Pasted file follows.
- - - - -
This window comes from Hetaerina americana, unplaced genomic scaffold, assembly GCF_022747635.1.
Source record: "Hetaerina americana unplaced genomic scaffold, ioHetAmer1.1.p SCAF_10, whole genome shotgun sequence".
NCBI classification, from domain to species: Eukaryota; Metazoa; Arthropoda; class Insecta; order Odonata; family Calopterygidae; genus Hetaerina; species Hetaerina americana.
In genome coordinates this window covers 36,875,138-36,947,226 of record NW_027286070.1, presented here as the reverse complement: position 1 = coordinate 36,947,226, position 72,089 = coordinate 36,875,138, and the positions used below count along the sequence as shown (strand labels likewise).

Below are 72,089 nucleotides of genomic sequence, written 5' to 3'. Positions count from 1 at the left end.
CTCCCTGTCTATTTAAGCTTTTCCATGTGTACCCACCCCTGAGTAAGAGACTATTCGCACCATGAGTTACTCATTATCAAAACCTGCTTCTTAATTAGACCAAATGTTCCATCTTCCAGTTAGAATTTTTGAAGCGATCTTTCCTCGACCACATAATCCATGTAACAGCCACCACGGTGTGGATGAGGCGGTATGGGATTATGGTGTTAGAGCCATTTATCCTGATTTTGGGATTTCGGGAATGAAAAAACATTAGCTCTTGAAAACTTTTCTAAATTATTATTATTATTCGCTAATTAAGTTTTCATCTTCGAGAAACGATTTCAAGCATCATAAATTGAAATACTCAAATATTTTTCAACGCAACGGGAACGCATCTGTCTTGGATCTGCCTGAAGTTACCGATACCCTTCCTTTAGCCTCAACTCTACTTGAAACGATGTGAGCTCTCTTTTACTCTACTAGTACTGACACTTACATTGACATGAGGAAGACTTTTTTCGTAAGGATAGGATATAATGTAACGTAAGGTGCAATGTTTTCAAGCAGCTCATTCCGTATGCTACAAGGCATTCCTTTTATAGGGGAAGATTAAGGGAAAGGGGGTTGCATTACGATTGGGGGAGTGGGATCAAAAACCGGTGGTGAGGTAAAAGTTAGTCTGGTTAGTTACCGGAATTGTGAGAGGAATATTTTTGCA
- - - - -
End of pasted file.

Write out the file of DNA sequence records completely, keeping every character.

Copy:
This window comes from Hetaerina americana, unplaced genomic scaffold, assembly GCF_022747635.1.
Source record: "Hetaerina americana unplaced genomic scaffold, ioHetAmer1.1.p SCAF_10, whole genome shotgun sequence".
NCBI classification, from domain to species: Eukaryota; Metazoa; Arthropoda; class Insecta; order Odonata; family Calopterygidae; genus Hetaerina; species Hetaerina americana.
In genome coordinates this window covers 36,875,138-36,947,226 of record NW_027286070.1, presented here as the reverse complement: position 1 = coordinate 36,947,226, position 72,089 = coordinate 36,875,138, and the positions used below count along the sequence as shown (strand labels likewise).

Below are 72,089 nucleotides of genomic sequence, written 5' to 3'. Positions count from 1 at the left end.
CTCCCTGTCTATTTAAGCTTTTCCATGTGTACCCACCCCTGAGTAAGAGACTATTCGCACCATGAGTTACTCATTATCAAAACCTGCTTCTTAATTAGACCAAATGTTCCATCTTCCAGTTAGAATTTTTGAAGCGATCTTTCCTCGACCACATAATCCATGTAACAGCCACCACGGTGTGGATGAGGCGGTATGGGATTATGGTGTTAGAGCCATTTATCCTGATTTTGGGATTTCGGGAATGAAAAAACATTAGCTCTTGAAAACTTTTCTAAATTATTATTATTATTCGCTAATTAAGTTTTCATCTTCGAGAAACGATTTCAAGCATCATAAATTGAAATACTCAAATATTTTTCAACGCAACGGGAACGCATCTGTCTTGGATCTGCCTGAAGTTACCGATACCCTTCCTTTAGCCTCAACTCTACTTGAAACGATGTGAGCTCTCTTTTACTCTACTAGTACTGACACTTACATTGACATGAGGAAGACTTTTTTCGTAAGGATAGGATATAATGTAACGTAAGGTGCAATGTTTTCAAGCAGCTCATTCCGTATGCTACAAGGCATTCCTTTTATAGGGGAAGATTAAGGGAAAGGGGGTTGCATTACGATTGGGGGAGTGGGATCAAAAACCGGTGGTGAGGTAAAAGTTAGTCTGGTTAGTTACCGGAATTGTGAGAGGAATATTTTTGCA